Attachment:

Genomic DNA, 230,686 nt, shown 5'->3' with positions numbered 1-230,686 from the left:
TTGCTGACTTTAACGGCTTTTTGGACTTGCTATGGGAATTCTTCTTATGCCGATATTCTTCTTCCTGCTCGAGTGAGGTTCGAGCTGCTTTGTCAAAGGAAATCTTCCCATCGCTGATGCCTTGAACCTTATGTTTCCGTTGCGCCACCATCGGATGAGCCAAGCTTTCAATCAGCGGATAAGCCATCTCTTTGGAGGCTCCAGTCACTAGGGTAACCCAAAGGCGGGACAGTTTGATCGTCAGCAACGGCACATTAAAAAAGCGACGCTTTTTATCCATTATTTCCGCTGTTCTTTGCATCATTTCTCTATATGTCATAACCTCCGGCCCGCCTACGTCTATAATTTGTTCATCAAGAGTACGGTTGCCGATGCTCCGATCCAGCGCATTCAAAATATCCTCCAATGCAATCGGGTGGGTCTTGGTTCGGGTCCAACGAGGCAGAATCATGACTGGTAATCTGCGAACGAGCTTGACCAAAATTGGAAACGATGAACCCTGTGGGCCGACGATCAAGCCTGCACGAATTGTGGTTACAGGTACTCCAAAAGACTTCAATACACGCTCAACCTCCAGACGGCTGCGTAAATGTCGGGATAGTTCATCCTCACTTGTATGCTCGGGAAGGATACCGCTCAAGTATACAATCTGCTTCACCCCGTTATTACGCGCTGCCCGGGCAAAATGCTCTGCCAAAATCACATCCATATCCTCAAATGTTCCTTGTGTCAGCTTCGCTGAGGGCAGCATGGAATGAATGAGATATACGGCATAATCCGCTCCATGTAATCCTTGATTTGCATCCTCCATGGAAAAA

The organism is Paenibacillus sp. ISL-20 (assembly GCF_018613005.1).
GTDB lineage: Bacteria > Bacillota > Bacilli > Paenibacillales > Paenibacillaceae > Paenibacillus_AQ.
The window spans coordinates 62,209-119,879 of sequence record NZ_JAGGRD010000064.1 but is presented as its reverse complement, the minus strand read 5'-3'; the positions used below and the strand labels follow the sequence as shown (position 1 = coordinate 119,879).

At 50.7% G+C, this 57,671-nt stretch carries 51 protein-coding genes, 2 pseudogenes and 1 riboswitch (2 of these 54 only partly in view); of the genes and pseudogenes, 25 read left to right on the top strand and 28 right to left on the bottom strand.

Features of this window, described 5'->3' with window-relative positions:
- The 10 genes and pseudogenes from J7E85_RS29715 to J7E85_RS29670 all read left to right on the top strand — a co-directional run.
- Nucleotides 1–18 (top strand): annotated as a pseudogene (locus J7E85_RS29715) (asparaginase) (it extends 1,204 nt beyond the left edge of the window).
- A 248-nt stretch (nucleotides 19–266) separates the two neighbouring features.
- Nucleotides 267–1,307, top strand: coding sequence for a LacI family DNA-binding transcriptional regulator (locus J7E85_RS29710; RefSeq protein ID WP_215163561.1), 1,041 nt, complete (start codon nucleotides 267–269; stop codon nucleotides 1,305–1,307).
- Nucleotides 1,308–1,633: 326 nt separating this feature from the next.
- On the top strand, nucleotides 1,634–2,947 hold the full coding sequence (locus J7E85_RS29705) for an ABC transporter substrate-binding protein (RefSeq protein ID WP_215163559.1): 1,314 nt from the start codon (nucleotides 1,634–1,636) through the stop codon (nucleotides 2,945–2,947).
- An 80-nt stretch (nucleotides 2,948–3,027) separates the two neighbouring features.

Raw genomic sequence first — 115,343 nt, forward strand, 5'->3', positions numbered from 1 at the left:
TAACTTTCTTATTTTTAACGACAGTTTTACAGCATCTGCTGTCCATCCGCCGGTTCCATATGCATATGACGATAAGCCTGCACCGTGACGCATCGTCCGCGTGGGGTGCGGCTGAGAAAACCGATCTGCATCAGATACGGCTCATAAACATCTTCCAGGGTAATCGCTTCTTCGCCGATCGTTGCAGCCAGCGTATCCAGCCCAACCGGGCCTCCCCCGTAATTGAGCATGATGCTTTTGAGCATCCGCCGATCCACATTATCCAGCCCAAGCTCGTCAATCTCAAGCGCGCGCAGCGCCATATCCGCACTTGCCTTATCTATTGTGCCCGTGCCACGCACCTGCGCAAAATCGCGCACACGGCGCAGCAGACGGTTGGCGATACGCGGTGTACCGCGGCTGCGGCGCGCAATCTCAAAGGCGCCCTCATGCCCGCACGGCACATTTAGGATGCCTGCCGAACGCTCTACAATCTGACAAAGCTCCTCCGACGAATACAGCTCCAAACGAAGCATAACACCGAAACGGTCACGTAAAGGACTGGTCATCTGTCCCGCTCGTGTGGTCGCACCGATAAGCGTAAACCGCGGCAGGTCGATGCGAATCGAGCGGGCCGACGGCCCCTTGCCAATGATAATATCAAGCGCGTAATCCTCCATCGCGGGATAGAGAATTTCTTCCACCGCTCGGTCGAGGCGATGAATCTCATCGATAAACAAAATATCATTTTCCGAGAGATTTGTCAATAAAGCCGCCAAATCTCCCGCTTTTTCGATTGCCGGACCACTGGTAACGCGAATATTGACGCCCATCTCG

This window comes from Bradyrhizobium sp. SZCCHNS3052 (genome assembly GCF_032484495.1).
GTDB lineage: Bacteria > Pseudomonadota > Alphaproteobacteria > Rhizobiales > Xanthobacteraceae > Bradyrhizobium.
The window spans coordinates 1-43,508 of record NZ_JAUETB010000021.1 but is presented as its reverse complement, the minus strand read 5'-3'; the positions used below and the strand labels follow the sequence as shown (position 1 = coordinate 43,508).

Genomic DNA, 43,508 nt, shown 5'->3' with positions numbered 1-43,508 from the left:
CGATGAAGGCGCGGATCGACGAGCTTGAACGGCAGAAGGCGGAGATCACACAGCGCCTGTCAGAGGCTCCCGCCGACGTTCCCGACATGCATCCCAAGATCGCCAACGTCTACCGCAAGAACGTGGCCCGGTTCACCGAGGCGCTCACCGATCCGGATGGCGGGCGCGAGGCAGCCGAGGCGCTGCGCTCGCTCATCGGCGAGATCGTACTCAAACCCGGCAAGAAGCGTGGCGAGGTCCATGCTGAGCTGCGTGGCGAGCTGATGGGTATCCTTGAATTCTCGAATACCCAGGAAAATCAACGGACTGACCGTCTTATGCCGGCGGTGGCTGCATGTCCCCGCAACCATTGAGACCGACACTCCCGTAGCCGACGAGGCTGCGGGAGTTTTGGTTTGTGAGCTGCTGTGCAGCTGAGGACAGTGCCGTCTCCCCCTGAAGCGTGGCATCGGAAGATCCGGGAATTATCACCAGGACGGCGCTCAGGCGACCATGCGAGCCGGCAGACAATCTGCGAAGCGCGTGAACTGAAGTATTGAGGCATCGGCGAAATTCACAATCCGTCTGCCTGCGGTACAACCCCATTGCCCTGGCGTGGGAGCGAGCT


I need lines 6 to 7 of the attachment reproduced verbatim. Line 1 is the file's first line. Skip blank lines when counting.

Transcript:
At 50.7% G+C, this 57,671-nt stretch carries 51 protein-coding genes, 2 pseudogenes and 1 riboswitch (2 of these 54 only partly in view); of the genes and pseudogenes, 25 read left to right on the top strand and 28 right to left on the bottom strand.

Features of this window, described 5'->3' with window-relative positions: